I began my highly unscientific investigation at the Barnstable Municipal Airport in Massachusetts by asking the only man with a Unix Beard at the gate whether he was heading to DefCon. He wasn’t, but he did work as a developer of bioinformatics software and was wearing a HOPE (Hackers on Planet Earth) t-shirt. When I asked the man, who preferred to remain anonymous, whether his beard — an impressive thatch that could have doubled as a ski mask — made him feel more secure, the answer was decidedly hackery: “No. We generally tend to rely on harder-to-fake shibboleths.” But the decision to start growing his beard back in high school had everything to do with getting people to trust him. “I was already coding, doing a lot of grown-up stuff, and the beard was all about seeming grown up. Then it just became my look.” He also admitted that the hacker lifestyle did lend itself to a certain style — or rather, non-style — of beard. “Having a goatee seems like a bad idea, trope-wise. I don’t want to be a vizier.”
At the DefCon Beard and Mustache Competition, Ed Provost, a contestant old enough to remember BASIC, helped embellish the legend of the hacker beard for me. “I once heard there’s a relationship between how long your beard is, and how many points of root access you have to [various] devices.” In other words, the longer your beard, the more systems you’ve hacked — and still have access to. (Provost declined to comment on whether he thought this was true, perhaps because his beard was long and he didn’t want to reveal how many points of root access he had open…)
But for most millennial contestants, the hacker beard was merely the outgrowth, so to speak, of the work itself. “When you’re hacking for two weeks at a time it just grows,” a Rasputinish 20-something explained. Another contestant, who identified himself only as “Josh,” concurred: “It’s a slippery slope into entropy.”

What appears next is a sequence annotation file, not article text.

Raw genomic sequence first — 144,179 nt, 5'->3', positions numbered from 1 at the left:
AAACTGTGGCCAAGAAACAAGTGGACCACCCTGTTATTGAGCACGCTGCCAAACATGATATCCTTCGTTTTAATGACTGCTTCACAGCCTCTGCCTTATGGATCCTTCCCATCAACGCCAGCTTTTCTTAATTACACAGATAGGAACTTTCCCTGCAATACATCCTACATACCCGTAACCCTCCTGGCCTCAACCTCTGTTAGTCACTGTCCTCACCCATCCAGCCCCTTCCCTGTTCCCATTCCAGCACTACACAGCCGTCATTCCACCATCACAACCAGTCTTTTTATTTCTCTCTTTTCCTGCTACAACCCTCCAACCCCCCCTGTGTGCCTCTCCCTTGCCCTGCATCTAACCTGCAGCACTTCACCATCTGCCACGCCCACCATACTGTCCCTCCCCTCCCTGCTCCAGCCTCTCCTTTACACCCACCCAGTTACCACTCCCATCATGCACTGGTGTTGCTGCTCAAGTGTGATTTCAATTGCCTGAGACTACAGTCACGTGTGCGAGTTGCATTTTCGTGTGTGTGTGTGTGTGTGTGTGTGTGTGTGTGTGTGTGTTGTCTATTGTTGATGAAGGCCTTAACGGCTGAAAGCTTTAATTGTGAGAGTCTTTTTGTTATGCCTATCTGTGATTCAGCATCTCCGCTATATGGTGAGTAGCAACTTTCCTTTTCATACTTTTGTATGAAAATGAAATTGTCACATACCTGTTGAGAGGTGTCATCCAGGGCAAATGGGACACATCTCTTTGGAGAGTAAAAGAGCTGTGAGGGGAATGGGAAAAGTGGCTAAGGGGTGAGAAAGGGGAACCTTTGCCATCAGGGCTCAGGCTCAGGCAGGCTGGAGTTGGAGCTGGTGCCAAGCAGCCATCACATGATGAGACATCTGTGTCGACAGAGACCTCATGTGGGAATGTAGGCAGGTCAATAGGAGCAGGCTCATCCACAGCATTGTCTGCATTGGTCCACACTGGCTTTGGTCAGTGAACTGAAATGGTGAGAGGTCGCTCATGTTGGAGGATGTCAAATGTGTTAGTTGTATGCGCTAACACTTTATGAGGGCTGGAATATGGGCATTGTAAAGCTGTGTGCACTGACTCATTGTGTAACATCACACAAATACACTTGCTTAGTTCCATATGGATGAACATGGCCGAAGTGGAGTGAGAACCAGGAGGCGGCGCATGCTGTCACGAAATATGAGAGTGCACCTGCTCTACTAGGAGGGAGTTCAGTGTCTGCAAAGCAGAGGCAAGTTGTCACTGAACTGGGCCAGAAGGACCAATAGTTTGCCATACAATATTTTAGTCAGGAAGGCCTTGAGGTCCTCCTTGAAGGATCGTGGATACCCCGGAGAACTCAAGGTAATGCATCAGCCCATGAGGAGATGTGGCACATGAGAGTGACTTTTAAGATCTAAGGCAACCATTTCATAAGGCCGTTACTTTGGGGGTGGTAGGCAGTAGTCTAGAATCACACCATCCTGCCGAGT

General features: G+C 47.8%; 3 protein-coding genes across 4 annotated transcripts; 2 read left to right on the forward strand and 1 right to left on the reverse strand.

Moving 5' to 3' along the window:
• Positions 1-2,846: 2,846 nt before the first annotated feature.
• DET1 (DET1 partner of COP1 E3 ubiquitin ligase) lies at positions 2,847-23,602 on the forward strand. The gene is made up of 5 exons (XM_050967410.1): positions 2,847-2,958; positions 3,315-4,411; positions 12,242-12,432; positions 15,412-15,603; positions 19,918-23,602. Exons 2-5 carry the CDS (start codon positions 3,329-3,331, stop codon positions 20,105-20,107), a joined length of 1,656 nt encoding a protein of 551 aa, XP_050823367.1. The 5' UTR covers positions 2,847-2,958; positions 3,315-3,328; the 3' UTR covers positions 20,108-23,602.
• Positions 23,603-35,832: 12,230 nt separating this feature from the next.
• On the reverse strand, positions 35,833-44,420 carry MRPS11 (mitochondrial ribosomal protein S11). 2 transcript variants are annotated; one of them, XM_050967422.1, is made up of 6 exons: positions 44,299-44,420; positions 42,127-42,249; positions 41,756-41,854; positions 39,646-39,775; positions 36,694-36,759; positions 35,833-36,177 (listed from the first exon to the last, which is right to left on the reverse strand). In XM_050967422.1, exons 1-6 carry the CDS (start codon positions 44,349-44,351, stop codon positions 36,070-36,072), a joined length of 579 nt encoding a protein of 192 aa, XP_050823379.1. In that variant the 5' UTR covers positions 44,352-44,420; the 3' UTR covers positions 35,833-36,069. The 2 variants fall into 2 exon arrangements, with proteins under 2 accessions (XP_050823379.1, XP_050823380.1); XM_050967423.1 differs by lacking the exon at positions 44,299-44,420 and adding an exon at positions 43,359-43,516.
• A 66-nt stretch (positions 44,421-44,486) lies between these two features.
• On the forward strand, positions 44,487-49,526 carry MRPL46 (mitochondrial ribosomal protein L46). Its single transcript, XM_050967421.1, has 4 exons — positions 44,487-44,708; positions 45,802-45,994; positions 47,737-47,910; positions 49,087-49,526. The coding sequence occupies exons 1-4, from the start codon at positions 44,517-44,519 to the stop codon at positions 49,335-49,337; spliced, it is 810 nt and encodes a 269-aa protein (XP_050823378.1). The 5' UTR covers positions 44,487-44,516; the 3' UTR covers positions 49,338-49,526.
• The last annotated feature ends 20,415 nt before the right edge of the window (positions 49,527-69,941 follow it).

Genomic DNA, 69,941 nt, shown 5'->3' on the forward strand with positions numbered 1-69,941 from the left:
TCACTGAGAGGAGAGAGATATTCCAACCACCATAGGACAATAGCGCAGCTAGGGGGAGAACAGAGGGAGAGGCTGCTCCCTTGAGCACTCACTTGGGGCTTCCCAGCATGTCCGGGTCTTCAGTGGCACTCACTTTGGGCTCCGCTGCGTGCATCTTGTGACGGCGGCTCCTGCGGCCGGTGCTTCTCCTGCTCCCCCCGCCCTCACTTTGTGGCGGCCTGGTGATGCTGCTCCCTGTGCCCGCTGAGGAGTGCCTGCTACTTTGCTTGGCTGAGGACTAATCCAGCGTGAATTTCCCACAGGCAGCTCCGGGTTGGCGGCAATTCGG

Some even viewed their mountain-man beard as a liability in today’s sanitized start-up scene. “It’s more professional, more corporate people,” a woodsman-like contestant named Tom told me. “This is generally frowned upon.” A shaggy beard, Tom explained, is better for hackers who “work in jobs where nobody gives a shit, which is actually my situation now.” In other words, omnivorous beards demand privacy, rather than create it.
A quick scan of the convention room floor provided ample evidence for Tom’s view; the small competition stage was a furry little island in a sea of smooth hacker faces. The Unix beard, it seemed, was going the way of the mainframe computer.
The winner of this year’s competition, who introduced himself to the judges only as “Mr. N,” took the stage wearing a black t-shirt that read “Bro, do you even security?” Mr. N had the Unixiest beard of them all — he could easily have qualified as a member of ZZ Top — and handily beat a panoply of Dumbledores, lumbersexuals and a Captain Hook lookalike who had hairsprayed his goatee into a menacing spike, proving that tradition still has its place, even at a convention as future-forward as DefCon.
Or maybe it just proves a new rule: the bigger the beard, the wilier the hacker, for Mr. N. also delivered a bribe to the judges’ table: a bottle of Jameson and a $300 donation to the Electronic Frontier Foundation.
This article is brought to you by Intel. Take our quiz to find your security weak spots and learn how Intel can help you become practically unhackable.